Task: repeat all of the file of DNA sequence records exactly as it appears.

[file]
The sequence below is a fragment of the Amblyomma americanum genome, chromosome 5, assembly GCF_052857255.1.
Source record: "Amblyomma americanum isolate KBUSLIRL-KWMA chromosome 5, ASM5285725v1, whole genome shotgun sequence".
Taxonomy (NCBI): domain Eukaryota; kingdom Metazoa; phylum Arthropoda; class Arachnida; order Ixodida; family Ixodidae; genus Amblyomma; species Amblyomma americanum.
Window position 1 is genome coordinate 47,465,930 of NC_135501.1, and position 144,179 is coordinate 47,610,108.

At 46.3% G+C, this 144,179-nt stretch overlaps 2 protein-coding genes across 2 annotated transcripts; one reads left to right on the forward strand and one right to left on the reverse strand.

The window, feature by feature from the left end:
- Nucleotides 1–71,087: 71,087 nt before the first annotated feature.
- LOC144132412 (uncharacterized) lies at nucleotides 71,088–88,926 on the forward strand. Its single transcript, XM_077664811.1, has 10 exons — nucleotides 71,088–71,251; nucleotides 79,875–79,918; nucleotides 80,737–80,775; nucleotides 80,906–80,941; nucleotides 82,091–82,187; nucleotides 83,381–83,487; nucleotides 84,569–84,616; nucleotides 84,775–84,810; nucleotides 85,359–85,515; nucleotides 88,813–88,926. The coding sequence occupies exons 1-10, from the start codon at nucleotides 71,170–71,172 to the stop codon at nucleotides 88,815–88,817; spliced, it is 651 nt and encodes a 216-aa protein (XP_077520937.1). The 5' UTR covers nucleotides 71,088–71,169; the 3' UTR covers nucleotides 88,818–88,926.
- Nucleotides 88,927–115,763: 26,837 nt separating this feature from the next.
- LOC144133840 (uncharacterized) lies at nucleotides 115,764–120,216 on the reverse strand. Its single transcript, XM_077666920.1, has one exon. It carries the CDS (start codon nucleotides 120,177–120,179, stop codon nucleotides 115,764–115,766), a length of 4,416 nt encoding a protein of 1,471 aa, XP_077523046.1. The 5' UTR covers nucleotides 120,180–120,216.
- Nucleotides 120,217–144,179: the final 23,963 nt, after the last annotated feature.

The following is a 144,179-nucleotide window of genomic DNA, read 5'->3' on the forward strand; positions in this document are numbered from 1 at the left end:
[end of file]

The sequence below is a fragment of the Amblyomma americanum genome, chromosome 5, assembly GCF_052857255.1.
Source record: "Amblyomma americanum isolate KBUSLIRL-KWMA chromosome 5, ASM5285725v1, whole genome shotgun sequence".
Taxonomy (NCBI): domain Eukaryota; kingdom Metazoa; phylum Arthropoda; class Arachnida; order Ixodida; family Ixodidae; genus Amblyomma; species Amblyomma americanum.
Window position 1 is genome coordinate 47,465,930 of NC_135501.1, and position 144,179 is coordinate 47,610,108.

At 46.3% G+C, this 144,179-nt stretch overlaps 2 protein-coding genes across 2 annotated transcripts; one reads left to right on the forward strand and one right to left on the reverse strand.

The window, feature by feature from the left end:
- Nucleotides 1–71,087: 71,087 nt before the first annotated feature.
- LOC144132412 (uncharacterized) lies at nucleotides 71,088–88,926 on the forward strand. Its single transcript, XM_077664811.1, has 10 exons — nucleotides 71,088–71,251; nucleotides 79,875–79,918; nucleotides 80,737–80,775; nucleotides 80,906–80,941; nucleotides 82,091–82,187; nucleotides 83,381–83,487; nucleotides 84,569–84,616; nucleotides 84,775–84,810; nucleotides 85,359–85,515; nucleotides 88,813–88,926. The coding sequence occupies exons 1-10, from the start codon at nucleotides 71,170–71,172 to the stop codon at nucleotides 88,815–88,817; spliced, it is 651 nt and encodes a 216-aa protein (XP_077520937.1). The 5' UTR covers nucleotides 71,088–71,169; the 3' UTR covers nucleotides 88,818–88,926.
- Nucleotides 88,927–115,763: 26,837 nt separating this feature from the next.
- LOC144133840 (uncharacterized) lies at nucleotides 115,764–120,216 on the reverse strand. Its single transcript, XM_077666920.1, has one exon. It carries the CDS (start codon nucleotides 120,177–120,179, stop codon nucleotides 115,764–115,766), a length of 4,416 nt encoding a protein of 1,471 aa, XP_077523046.1. The 5' UTR covers nucleotides 120,180–120,216.
- Nucleotides 120,217–144,179: the final 23,963 nt, after the last annotated feature.

The following is a 144,179-nucleotide window of genomic DNA, read 5'->3' on the forward strand; positions in this document are numbered from 1 at the left end: